The Ford Fallout: “I teach history to 36 students in a room built for 30”
Terry Maguire, of Parkdale Collegiate, on the effects of the cutbacks. Part 3 in our series
“The public doesn’t usually understand what class size really means. It’s not a hard cap; it’s an aggregate. So if you have a very small class—say, five in drama—that means you have a class of 40 somewhere else.
“This year, because of the cutbacks, I started the semester with 39 students in my Grade 10 history class. That’s the biggest class I’ve ever had in my 21 years as a teacher. That number eventually settled at 36, in a room designed for 30, so we had to find extra desks and cram everyone in. It was hard to move around, let alone teach, in a room that packed. With my attention split among a bigger population, some students saw an opportunity to chat, nap or escape into cellphone oblivion. There was a group of six boys who frequently came late, or were absent altogether, often without explanation. In a smaller class, that sort of misbehaviour stands out more. Unfortunately, I often didn’t have the time to counsel these students, or to find out what was preventing them from coming to class.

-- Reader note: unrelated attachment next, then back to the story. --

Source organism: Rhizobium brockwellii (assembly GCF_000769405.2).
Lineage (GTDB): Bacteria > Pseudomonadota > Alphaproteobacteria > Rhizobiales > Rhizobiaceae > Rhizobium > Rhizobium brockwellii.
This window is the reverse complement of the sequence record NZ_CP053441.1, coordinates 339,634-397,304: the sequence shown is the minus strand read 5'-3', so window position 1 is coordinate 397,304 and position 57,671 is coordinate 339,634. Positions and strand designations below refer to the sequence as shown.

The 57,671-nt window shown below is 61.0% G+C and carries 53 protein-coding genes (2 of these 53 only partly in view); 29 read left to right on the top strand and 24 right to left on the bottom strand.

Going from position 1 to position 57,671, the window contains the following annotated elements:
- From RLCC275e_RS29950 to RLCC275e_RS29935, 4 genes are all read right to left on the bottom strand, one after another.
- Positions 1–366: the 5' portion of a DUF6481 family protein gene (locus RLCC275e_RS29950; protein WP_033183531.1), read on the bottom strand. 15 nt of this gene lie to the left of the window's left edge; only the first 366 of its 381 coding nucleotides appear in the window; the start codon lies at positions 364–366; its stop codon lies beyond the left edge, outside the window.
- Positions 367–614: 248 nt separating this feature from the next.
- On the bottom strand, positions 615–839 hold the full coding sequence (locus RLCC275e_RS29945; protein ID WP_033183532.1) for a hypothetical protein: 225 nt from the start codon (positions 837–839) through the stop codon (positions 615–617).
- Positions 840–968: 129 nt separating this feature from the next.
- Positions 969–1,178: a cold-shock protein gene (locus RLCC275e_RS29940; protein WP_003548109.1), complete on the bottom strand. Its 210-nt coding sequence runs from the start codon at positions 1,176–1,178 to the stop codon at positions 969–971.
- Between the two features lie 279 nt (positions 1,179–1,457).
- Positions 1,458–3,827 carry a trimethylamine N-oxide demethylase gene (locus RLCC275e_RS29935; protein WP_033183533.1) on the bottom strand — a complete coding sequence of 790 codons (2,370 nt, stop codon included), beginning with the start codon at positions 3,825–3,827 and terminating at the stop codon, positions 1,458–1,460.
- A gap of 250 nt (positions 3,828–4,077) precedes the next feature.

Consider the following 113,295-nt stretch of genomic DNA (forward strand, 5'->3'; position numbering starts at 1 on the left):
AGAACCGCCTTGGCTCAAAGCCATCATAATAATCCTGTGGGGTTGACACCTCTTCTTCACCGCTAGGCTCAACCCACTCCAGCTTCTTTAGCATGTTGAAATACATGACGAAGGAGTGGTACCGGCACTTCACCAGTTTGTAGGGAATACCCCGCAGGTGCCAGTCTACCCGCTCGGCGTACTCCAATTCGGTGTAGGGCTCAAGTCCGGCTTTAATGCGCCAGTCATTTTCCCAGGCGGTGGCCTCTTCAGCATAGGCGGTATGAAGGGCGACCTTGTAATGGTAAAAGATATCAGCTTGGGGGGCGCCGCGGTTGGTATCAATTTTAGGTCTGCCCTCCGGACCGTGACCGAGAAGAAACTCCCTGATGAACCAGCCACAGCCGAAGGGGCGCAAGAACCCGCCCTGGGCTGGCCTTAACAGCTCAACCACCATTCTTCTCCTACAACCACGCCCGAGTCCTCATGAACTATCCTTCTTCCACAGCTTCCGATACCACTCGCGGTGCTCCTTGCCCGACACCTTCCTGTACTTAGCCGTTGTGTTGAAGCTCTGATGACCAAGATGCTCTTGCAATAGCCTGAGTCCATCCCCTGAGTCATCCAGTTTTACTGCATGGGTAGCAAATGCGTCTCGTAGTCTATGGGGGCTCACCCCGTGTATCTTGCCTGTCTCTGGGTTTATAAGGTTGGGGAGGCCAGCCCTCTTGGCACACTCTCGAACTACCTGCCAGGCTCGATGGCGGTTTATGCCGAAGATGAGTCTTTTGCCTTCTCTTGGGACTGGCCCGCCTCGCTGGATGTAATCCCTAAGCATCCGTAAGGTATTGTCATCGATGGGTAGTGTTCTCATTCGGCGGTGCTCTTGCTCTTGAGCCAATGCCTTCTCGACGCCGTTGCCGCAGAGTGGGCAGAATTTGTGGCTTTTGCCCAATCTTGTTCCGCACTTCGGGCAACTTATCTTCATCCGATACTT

“The school recognized the problem and asked for two additional teachers for the year; the request was granted, but for the semester only. We have to apply again in February.
“There have already been significant job losses for teachers, a reduction in course options and diminished classroom experience. I’m afraid that if this becomes the new normal, teacher burnout will increase and compound an already compromised learning experience. Parents will blame the teachers for worsening outcomes after the memory of what actually brought about the situation—the Ford cuts—begins to fade.”